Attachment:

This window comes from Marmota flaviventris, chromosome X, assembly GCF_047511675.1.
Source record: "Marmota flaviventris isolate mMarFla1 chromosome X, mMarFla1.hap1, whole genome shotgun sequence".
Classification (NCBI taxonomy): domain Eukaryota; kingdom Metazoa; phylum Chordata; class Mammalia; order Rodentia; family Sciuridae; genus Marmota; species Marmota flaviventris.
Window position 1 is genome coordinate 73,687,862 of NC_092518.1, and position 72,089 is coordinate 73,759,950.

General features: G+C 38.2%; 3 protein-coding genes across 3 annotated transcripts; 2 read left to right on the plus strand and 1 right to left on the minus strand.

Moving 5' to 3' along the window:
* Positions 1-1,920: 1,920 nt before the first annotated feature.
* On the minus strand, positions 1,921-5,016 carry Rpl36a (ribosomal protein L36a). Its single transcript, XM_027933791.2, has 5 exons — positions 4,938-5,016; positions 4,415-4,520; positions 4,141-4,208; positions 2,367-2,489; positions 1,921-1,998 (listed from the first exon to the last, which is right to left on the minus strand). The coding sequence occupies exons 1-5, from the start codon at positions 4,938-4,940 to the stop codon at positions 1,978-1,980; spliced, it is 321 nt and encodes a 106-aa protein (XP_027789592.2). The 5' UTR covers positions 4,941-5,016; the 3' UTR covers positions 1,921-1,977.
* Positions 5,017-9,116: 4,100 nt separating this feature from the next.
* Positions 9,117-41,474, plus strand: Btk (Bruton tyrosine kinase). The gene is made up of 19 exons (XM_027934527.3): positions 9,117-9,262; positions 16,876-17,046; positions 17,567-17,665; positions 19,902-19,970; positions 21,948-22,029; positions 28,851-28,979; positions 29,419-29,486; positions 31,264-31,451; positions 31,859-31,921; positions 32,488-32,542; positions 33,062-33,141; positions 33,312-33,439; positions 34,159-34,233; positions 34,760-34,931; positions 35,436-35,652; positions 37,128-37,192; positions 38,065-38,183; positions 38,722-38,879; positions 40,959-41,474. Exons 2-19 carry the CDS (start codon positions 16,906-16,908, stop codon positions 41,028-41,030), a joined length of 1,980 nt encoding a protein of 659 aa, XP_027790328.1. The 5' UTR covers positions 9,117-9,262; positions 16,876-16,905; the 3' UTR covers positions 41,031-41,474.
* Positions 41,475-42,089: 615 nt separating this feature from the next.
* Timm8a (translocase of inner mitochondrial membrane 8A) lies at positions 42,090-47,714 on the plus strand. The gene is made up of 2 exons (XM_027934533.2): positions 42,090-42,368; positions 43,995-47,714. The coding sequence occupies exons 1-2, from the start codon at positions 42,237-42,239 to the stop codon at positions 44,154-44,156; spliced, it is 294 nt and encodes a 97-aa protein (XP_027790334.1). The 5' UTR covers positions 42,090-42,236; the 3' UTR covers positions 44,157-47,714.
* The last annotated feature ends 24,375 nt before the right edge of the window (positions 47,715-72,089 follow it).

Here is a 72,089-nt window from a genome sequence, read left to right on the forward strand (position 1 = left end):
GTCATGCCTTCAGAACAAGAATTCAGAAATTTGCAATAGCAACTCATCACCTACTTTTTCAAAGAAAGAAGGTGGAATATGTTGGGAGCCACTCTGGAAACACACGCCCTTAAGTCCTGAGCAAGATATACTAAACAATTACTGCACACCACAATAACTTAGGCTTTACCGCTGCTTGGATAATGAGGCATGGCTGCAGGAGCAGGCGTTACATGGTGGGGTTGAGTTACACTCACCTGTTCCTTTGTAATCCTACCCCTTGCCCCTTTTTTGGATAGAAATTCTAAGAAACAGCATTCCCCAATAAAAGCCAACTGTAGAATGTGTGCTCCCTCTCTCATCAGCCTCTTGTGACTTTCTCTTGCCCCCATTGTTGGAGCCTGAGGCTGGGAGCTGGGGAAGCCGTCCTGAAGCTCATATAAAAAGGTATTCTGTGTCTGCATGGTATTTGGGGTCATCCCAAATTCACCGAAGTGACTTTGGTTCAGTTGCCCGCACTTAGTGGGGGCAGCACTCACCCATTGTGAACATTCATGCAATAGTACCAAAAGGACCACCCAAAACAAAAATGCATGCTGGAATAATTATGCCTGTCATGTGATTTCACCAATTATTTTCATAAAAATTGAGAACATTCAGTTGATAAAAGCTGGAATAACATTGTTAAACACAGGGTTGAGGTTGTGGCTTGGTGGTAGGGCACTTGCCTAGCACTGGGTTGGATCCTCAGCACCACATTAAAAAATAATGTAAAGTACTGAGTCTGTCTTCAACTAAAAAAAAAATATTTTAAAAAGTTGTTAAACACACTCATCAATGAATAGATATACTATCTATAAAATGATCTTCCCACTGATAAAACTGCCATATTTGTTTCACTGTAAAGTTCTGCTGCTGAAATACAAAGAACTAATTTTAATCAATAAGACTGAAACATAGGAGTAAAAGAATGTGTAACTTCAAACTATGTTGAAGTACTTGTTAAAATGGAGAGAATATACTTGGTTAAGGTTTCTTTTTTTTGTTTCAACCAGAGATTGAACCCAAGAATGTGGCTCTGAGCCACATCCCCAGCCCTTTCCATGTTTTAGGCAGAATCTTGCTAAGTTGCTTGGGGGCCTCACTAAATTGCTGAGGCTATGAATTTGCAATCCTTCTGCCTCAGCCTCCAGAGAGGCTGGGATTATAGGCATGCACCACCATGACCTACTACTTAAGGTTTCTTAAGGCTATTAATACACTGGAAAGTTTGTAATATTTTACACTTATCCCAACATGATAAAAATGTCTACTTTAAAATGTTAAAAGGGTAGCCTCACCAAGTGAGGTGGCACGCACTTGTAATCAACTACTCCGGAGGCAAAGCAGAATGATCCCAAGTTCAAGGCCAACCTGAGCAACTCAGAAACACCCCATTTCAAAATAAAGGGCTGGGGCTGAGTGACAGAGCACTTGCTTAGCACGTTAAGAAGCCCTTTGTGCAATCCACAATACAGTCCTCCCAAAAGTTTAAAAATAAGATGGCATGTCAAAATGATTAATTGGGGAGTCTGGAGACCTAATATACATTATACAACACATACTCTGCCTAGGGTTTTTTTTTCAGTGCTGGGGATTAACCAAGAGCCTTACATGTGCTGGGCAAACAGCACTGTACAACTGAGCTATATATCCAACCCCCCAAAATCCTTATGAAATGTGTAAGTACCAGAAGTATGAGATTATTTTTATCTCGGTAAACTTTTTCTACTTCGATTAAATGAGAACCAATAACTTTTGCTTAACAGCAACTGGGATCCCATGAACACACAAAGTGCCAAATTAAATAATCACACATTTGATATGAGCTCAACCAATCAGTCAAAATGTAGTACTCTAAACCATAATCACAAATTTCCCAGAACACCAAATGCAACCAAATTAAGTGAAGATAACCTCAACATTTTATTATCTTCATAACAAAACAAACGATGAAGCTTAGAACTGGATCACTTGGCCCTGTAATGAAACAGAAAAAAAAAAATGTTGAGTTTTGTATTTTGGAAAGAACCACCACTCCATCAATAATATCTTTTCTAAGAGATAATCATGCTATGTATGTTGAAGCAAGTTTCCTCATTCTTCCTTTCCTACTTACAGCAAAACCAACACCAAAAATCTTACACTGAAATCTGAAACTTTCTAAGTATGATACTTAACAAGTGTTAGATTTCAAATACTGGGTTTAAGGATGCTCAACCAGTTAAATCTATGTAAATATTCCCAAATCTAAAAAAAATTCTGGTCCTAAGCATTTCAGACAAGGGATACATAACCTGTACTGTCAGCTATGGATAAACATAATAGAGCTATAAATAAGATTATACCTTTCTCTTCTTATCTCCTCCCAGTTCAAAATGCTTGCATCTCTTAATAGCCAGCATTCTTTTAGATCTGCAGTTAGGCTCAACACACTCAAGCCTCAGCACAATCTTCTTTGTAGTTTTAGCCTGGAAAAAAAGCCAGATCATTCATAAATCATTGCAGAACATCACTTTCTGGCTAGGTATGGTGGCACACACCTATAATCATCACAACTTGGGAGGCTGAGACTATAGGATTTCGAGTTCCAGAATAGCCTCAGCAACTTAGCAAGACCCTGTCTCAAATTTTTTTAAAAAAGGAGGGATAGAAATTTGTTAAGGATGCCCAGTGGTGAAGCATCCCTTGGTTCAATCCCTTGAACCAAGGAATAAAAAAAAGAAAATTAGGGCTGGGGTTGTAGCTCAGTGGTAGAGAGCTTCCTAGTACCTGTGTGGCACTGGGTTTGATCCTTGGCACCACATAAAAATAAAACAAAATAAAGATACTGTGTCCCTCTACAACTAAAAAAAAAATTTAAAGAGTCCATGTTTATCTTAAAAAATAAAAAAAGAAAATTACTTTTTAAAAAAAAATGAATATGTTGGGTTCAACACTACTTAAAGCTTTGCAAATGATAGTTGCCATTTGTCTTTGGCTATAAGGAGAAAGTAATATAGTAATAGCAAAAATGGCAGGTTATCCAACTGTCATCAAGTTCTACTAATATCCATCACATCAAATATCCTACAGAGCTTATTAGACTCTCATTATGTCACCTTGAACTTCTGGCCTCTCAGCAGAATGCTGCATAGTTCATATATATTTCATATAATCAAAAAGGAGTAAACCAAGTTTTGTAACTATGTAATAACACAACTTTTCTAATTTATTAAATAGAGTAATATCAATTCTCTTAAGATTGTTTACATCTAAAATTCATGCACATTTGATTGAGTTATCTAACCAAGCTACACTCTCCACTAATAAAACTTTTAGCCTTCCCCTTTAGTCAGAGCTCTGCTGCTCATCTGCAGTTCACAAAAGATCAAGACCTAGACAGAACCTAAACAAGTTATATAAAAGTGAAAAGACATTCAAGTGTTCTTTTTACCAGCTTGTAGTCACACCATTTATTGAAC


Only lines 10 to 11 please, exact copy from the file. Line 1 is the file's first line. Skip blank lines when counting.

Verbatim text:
* Positions 9,117-41,474, plus strand: Btk (Bruton tyrosine kinase). The gene is made up of 19 exons (XM_027934527.3): positions 9,117-9,262; positions 16,876-17,046; positions 17,567-17,665; positions 19,902-19,970; positions 21,948-22,029; positions 28,851-28,979; positions 29,419-29,486; positions 31,264-31,451; positions 31,859-31,921; positions 32,488-32,542; positions 33,062-33,141; positions 33,312-33,439; positions 34,159-34,233; positions 34,760-34,931; positions 35,436-35,652; positions 37,128-37,192; positions 38,065-38,183; positions 38,722-38,879; positions 40,959-41,474. Exons 2-19 carry the CDS (start codon positions 16,906-16,908, stop codon positions 41,028-41,030), a joined length of 1,980 nt encoding a protein of 659 aa, XP_027790328.1. The 5' UTR covers positions 9,117-9,262; positions 16,876-16,905; the 3' UTR covers positions 41,031-41,474.
* Positions 41,475-42,089: 615 nt separating this feature from the next.